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Steinnon and DDOS by Mind Map: Steinnon and DDOS
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Steinnon and DDOS

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Victoria Secret created self-inflicted DDoS, It was also a demonstration of an inherent weakness of the Internet and the architectures employed to serve up data. So many people attempted to view the Victoria’s Secrets models strut down the runway that the servers failed., ref, Victoria’s Secret case could be considered friendly fire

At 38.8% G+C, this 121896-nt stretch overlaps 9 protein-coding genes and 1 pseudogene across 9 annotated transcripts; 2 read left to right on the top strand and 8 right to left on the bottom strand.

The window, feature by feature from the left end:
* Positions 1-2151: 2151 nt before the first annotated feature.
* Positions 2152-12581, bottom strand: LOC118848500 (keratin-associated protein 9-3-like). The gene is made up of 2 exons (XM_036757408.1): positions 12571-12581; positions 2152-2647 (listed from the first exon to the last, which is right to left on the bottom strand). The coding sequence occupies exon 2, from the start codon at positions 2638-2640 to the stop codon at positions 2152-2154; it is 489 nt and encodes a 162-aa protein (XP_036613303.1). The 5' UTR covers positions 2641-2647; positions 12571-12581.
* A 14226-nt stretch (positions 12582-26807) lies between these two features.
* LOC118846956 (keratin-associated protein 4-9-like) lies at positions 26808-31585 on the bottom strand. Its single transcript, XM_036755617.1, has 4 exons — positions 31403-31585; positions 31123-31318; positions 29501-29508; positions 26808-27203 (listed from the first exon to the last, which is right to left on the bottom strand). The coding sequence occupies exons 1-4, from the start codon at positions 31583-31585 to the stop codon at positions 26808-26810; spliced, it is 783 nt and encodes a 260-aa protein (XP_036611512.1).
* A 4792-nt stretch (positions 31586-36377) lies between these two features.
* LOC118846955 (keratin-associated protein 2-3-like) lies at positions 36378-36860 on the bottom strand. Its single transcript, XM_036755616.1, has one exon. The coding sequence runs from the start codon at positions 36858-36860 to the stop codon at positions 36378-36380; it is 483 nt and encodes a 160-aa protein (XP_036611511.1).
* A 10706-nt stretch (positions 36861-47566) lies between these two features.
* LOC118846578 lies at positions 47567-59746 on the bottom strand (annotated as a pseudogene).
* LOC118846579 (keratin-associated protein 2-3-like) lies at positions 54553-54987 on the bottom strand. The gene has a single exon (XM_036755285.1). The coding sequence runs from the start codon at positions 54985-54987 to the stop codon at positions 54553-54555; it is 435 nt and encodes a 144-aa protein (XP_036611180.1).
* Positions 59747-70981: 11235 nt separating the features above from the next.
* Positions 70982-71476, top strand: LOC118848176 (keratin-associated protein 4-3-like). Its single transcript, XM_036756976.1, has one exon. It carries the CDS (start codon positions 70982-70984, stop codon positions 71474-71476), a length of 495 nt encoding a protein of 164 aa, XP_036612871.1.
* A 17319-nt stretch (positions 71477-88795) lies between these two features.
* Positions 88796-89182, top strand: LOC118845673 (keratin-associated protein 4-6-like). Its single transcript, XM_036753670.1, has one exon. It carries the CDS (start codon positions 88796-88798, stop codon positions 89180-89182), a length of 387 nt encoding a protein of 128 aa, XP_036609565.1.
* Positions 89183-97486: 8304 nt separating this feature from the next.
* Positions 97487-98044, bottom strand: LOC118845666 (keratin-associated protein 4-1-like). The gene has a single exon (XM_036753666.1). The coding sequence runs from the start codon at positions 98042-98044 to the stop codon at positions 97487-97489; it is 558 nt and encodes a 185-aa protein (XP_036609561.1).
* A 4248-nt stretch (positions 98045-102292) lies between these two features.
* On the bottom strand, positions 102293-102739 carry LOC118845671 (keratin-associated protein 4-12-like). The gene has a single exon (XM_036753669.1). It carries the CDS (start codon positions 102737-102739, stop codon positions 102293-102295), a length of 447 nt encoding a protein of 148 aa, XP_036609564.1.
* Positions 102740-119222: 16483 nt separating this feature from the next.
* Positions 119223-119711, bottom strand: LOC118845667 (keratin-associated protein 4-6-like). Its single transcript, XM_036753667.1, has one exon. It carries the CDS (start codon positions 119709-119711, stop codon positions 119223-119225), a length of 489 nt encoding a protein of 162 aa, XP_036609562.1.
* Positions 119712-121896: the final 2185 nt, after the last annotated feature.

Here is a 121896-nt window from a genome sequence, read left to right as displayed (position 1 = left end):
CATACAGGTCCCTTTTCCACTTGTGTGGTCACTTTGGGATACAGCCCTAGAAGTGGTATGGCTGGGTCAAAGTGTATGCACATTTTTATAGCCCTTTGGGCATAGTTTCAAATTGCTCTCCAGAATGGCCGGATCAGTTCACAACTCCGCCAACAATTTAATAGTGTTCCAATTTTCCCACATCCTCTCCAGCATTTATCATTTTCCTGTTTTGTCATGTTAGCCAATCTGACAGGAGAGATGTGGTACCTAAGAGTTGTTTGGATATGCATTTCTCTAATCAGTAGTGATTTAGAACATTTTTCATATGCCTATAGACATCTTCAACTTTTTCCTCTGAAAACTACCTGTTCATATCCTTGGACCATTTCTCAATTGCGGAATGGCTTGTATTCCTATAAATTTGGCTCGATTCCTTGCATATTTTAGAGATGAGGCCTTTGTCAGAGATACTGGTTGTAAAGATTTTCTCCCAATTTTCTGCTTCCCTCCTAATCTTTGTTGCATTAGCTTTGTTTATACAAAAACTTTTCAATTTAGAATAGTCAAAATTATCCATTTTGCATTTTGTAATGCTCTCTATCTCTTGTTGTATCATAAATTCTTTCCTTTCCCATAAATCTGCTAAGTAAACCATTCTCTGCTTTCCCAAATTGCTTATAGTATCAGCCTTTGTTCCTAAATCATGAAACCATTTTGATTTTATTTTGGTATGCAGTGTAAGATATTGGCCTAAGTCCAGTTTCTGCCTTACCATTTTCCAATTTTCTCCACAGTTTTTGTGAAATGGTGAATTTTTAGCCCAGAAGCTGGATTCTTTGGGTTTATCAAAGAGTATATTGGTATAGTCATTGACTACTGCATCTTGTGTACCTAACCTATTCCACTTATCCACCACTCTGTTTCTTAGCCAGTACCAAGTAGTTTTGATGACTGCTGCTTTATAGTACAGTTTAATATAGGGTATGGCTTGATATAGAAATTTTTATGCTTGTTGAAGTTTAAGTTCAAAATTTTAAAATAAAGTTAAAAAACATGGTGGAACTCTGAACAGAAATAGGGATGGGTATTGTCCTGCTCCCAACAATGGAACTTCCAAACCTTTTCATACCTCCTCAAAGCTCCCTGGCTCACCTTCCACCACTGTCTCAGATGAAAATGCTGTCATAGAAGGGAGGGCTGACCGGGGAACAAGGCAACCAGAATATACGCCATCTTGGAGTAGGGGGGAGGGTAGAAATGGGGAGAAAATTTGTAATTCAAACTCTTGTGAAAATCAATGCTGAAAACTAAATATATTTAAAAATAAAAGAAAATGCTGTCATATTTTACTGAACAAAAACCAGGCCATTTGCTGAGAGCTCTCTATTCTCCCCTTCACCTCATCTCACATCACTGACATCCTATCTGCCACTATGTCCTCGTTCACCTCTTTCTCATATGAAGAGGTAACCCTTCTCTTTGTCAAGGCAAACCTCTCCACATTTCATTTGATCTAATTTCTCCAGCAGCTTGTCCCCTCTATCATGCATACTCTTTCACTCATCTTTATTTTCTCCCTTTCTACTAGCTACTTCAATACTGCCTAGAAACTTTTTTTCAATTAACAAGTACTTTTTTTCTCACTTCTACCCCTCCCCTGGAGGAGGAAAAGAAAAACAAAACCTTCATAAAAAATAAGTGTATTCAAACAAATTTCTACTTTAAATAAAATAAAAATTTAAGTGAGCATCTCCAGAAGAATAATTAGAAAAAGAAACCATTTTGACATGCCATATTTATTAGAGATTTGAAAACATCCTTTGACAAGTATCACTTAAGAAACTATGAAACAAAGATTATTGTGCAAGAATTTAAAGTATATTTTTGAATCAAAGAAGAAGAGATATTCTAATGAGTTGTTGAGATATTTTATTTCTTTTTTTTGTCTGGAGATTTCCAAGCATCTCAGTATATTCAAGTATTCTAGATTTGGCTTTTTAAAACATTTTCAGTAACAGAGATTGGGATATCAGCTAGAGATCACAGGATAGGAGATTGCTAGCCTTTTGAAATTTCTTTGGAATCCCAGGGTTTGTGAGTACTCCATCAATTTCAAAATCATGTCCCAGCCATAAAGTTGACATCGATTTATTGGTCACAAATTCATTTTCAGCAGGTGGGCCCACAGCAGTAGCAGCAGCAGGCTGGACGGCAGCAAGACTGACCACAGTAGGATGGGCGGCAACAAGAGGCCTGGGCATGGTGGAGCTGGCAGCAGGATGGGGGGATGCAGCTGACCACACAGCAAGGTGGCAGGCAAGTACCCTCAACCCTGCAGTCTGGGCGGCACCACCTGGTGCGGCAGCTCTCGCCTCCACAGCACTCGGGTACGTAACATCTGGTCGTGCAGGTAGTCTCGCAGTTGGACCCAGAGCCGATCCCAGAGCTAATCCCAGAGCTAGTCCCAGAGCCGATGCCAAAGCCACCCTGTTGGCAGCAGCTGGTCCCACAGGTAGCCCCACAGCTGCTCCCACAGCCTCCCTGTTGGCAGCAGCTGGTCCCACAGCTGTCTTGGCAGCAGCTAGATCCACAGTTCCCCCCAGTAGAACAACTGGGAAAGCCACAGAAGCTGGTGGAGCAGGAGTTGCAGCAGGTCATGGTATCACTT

defining moments in the development of DDoS as a weapon, In 2003 Barrett Lyon was 25 years old, worked IT company who had a client that needed up-to-date sports info, The client was in the business of gathering and disseminating sports information. They provided the up to the minute data used by Las Vegas casinos in their book making operations where gamblers place bets on game scores and even detailed performance of individual athletes. Having reliable Internet access was critical to them. Agents in the field would report every detail of even amateur sports events. Every pitch, every play would be reported by an army of sports data specialists. These results would be displayed on big boards within the casinos where gamblers could bet on any aspect of the games., gather and disseminate, online gambling, threats from Eastern hackers, first threat - encryption ransom, received a threatening email, written convincingly in broken English, informing them that hackers had infiltrated their systems and encrypted their database of sports information, demanding that they pay thousands to obtain the key to decrypt the data., backing up their data and had no problem at all just restoring the critical information, Lyon redesigned arch to resist 2nd threat of DDos, which duly came, Barrett helped his client quickly bolster their defensive posture. The key was to have robust web servers, gateway devices that could filter attacks, and lots and lots of available bandwidth. Within days the hackers did indeed attempt a Denial of Service attack; and, thanks to Barrett’s new architecture, the attack was thwarted., why does it work?, ping flood, The earliest denial of service attack was a ping flood. Anyone with a fast computer running Unix could execute a simple command that would generate ping packets, small one-way communications used by network monitoring products to check to see if a host is still responding, to completely tie up the resources of the target computer or even completely clog its network connection. Ping floods are simple to defend against. A single rule in a router or firewall between the attacker and the target can block all pings., this is an attack because no on thought anyone would do that, easily dispatched with single firewall rule, static rule blocking service request, SYN attack, harder to stop since TCP basis of many legit protocols, An attacker simply sends millions of SYN packets which tie up the web server to the point where it cannot accept any more connections., can only overbook a flight so much, have to block based on source, not service, Once again, just block all traffic from a specific IP address. Today most firewalls are capable of intercepting SYN requests., but this is a dynamic rule, bot approach, many IP addresses, It did not take long for hackers to develop techniques for distributing their attacks among hundreds, thousands and potentially millions of attacking hosts. These are the most effective attack techniques known, and can be very expensive to counter. The winner is usually the one with the most available bandwidth., boils down to duelling bandwidths, also crowdsourcing, reputation grew, development of effective DDoS defenses, began to get requests from a very specific niche industry: online gaming sites, 2003 there was some question about the legality of gambling on line., There were dozens of companies providing such services, most of them hosted off shore in the Caribbean or in Costa Rica., lucrative, One small operation consisting of tele-operators and a closet of servers in an office in Costa Rica claimed to do $2 billion in annual revenue. At that level of turn over it is easy to understand why they were prime targets for extortion threats that targeted their online presence., Being down for even a day meant millions in lost gaming revenue.